Haofeng and Junfeng Xu’s 100 Yards is a masterfully crafted martial arts epic starring a phenomenal Jacky Heung.
Jason Gorber weighs in on Eternal Spring (长春), Canada's entry for the 2023 Best International Feature Film Oscar.
After serving 15 years for a crime he didn't commit as a teenager, a man returns to his hometown only to find out the truth about a past he'd rather leave behind.
With The Exiles, Ben Klein and Violet Columbus have teamed up with Christine Choy to create a devastating commentary on authoritarian control
To hear Jia Zhangke's cinema described is to brace yourself for dry, dull lectures on the state of the world today, but to watch his work is to discover worlds as fascinating as anything the George Lucases of the industry can imagine.
A song of resistance soars above the towering condominiums in Johnny Ma’s To Live to Sing. The film, Ma’s sophomore feature after Old Stone, is an evocative portrait of culture at a crossroads. To Live to Sing takes the gritty realism of Ma’s debut feature a step further. Inspired by a Sichuan opera company he […]
First images from To Live to Sing, the latest film from Old Stone director Johnny Ma
Whatever good Ask No Questions does in bringing awareness to a major event that deserves investigation becomes undone by its ridiculous speculation.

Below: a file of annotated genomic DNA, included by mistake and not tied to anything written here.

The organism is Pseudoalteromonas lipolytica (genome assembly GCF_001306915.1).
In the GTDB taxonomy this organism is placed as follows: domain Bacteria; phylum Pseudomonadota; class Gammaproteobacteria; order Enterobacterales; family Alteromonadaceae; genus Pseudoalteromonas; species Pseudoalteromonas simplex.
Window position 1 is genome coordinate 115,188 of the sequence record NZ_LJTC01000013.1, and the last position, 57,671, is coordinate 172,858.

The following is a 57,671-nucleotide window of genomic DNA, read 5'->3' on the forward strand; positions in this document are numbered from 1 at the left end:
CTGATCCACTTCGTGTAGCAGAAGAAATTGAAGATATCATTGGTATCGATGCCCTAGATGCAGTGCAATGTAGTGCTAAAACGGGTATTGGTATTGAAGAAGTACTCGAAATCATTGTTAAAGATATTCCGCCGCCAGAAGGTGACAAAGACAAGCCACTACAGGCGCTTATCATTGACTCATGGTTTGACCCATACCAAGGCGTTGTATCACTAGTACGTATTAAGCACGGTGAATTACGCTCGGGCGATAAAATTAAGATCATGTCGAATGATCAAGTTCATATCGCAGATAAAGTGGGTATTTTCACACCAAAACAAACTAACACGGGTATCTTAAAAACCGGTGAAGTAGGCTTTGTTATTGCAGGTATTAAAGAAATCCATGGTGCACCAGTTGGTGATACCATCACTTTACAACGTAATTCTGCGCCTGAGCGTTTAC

Director Lulu Wang talks to That Shelf about her film The Farewell, working with Awkwafina, living in Trump's America, and more!
Lulu Wang’s funny, thoughtful, and life-affirming feature, The Farewell, is one of 2019's best movies.
That Shelf spoke exclusively with the acclaimed filmmaker Jia Zhangke about his new film Ash is Purest White, his fascination with the gangster genre, the challenges of maintaining ones voice, and how to use Disco music.
Reel Asian, Toronto's annual celebration of pan-Asian cinema, has announced its 2018 slate.
Is there a place for a throwback blockbuster like Independence Day: Resurgence in today's increasingly global movie market? Maybe!
Mountains May Depart TIFF 2015 review.
Pseudo-historical, slightly spooky, but infinitely kung fu (with choreography by the beloved Sammo Hung) do Detective Dee’s massive CGI set pieces and explosively absurd fight scenarios create any competition for our biggest 'busters back home? Namely Sherlock Holmes? Which I’m saying because I guess that’s the easiest reference point for a spectacle detective story?